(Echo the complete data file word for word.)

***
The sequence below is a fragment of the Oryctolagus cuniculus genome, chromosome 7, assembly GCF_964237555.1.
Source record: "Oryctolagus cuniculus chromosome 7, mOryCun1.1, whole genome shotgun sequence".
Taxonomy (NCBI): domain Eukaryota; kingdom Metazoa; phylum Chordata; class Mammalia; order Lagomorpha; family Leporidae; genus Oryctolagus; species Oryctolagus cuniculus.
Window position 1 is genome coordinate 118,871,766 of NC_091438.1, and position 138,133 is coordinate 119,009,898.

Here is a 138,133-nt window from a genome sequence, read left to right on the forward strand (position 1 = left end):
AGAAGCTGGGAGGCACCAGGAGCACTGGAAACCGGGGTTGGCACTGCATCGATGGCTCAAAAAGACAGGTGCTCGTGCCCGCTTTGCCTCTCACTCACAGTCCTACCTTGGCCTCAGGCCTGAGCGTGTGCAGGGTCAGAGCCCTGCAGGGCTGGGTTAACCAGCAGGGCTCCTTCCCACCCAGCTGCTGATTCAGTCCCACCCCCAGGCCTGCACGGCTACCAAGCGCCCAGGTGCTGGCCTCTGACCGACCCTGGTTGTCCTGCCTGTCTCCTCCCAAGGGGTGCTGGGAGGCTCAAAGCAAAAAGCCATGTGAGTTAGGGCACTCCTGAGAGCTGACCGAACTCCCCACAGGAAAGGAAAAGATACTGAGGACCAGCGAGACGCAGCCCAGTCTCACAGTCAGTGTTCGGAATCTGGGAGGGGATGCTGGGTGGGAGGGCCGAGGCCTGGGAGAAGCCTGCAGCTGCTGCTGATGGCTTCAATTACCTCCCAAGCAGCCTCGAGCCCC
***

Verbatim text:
The sequence below is a fragment of the Oryctolagus cuniculus genome, chromosome 7, assembly GCF_964237555.1.
Source record: "Oryctolagus cuniculus chromosome 7, mOryCun1.1, whole genome shotgun sequence".
Taxonomy (NCBI): domain Eukaryota; kingdom Metazoa; phylum Chordata; class Mammalia; order Lagomorpha; family Leporidae; genus Oryctolagus; species Oryctolagus cuniculus.
Window position 1 is genome coordinate 118,871,766 of NC_091438.1, and position 138,133 is coordinate 119,009,898.

Here is a 138,133-nt window from a genome sequence, read left to right on the forward strand (position 1 = left end):
AGAAGCTGGGAGGCACCAGGAGCACTGGAAACCGGGGTTGGCACTGCATCGATGGCTCAAAAAGACAGGTGCTCGTGCCCGCTTTGCCTCTCACTCACAGTCCTACCTTGGCCTCAGGCCTGAGCGTGTGCAGGGTCAGAGCCCTGCAGGGCTGGGTTAACCAGCAGGGCTCCTTCCCACCCAGCTGCTGATTCAGTCCCACCCCCAGGCCTGCACGGCTACCAAGCGCCCAGGTGCTGGCCTCTGACCGACCCTGGTTGTCCTGCCTGTCTCCTCCCAAGGGGTGCTGGGAGGCTCAAAGCAAAAAGCCATGTGAGTTAGGGCACTCCTGAGAGCTGACCGAACTCCCCACAGGAAAGGAAAAGATACTGAGGACCAGCGAGACGCAGCCCAGTCTCACAGTCAGTGTTCGGAATCTGGGAGGGGATGCTGGGTGGGAGGGCCGAGGCCTGGGAGAAGCCTGCAGCTGCTGCTGATGGCTTCAATTACCTCCCAAGCAGCCTCGAGCCCC